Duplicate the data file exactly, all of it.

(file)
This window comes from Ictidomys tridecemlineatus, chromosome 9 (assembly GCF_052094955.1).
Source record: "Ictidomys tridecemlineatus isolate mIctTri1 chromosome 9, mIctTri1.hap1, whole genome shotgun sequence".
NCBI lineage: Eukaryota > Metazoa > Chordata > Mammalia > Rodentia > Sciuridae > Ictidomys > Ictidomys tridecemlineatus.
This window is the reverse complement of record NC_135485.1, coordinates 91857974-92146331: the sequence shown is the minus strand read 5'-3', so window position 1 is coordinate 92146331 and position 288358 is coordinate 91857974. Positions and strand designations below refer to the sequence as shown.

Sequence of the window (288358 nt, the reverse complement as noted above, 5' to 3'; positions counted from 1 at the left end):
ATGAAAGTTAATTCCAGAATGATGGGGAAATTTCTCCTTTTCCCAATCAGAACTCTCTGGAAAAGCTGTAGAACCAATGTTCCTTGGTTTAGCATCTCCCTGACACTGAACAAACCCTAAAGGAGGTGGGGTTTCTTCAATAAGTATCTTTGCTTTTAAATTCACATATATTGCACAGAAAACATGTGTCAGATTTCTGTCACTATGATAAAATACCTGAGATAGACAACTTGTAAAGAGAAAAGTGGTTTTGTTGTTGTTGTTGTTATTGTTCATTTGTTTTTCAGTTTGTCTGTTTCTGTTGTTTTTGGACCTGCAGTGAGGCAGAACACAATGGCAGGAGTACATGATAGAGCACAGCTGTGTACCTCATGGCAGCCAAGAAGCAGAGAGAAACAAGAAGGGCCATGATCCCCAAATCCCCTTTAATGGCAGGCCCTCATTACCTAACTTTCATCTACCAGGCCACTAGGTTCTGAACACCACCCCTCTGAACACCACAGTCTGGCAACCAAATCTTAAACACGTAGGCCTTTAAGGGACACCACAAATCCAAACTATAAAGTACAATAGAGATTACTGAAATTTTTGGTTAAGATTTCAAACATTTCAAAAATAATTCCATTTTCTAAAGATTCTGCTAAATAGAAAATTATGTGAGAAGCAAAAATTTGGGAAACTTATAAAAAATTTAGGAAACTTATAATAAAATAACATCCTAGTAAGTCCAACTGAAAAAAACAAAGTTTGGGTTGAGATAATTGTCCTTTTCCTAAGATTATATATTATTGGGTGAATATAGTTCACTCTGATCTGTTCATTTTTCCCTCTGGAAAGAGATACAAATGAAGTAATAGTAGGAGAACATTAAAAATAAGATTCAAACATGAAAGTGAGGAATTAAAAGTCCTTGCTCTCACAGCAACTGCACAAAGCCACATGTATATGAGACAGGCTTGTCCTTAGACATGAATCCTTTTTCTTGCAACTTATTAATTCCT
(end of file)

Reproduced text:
This window comes from Ictidomys tridecemlineatus, chromosome 9 (assembly GCF_052094955.1).
Source record: "Ictidomys tridecemlineatus isolate mIctTri1 chromosome 9, mIctTri1.hap1, whole genome shotgun sequence".
NCBI lineage: Eukaryota > Metazoa > Chordata > Mammalia > Rodentia > Sciuridae > Ictidomys > Ictidomys tridecemlineatus.
This window is the reverse complement of record NC_135485.1, coordinates 91857974-92146331: the sequence shown is the minus strand read 5'-3', so window position 1 is coordinate 92146331 and position 288358 is coordinate 91857974. Positions and strand designations below refer to the sequence as shown.

Sequence of the window (288358 nt, the reverse complement as noted above, 5' to 3'; positions counted from 1 at the left end):
ATGAAAGTTAATTCCAGAATGATGGGGAAATTTCTCCTTTTCCCAATCAGAACTCTCTGGAAAAGCTGTAGAACCAATGTTCCTTGGTTTAGCATCTCCCTGACACTGAACAAACCCTAAAGGAGGTGGGGTTTCTTCAATAAGTATCTTTGCTTTTAAATTCACATATATTGCACAGAAAACATGTGTCAGATTTCTGTCACTATGATAAAATACCTGAGATAGACAACTTGTAAAGAGAAAAGTGGTTTTGTTGTTGTTGTTGTTATTGTTCATTTGTTTTTCAGTTTGTCTGTTTCTGTTGTTTTTGGACCTGCAGTGAGGCAGAACACAATGGCAGGAGTACATGATAGAGCACAGCTGTGTACCTCATGGCAGCCAAGAAGCAGAGAGAAACAAGAAGGGCCATGATCCCCAAATCCCCTTTAATGGCAGGCCCTCATTACCTAACTTTCATCTACCAGGCCACTAGGTTCTGAACACCACCCCTCTGAACACCACAGTCTGGCAACCAAATCTTAAACACGTAGGCCTTTAAGGGACACCACAAATCCAAACTATAAAGTACAATAGAGATTACTGAAATTTTTGGTTAAGATTTCAAACATTTCAAAAATAATTCCATTTTCTAAAGATTCTGCTAAATAGAAAATTATGTGAGAAGCAAAAATTTGGGAAACTTATAAAAAATTTAGGAAACTTATAATAAAATAACATCCTAGTAAGTCCAACTGAAAAAAACAAAGTTTGGGTTGAGATAATTGTCCTTTTCCTAAGATTATATATTATTGGGTGAATATAGTTCACTCTGATCTGTTCATTTTTCCCTCTGGAAAGAGATACAAATGAAGTAATAGTAGGAGAACATTAAAAATAAGATTCAAACATGAAAGTGAGGAATTAAAAGTCCTTGCTCTCACAGCAACTGCACAAAGCCACATGTATATGAGACAGGCTTGTCCTTAGACATGAATCCTTTTTCTTGCAACTTATTAATTCCT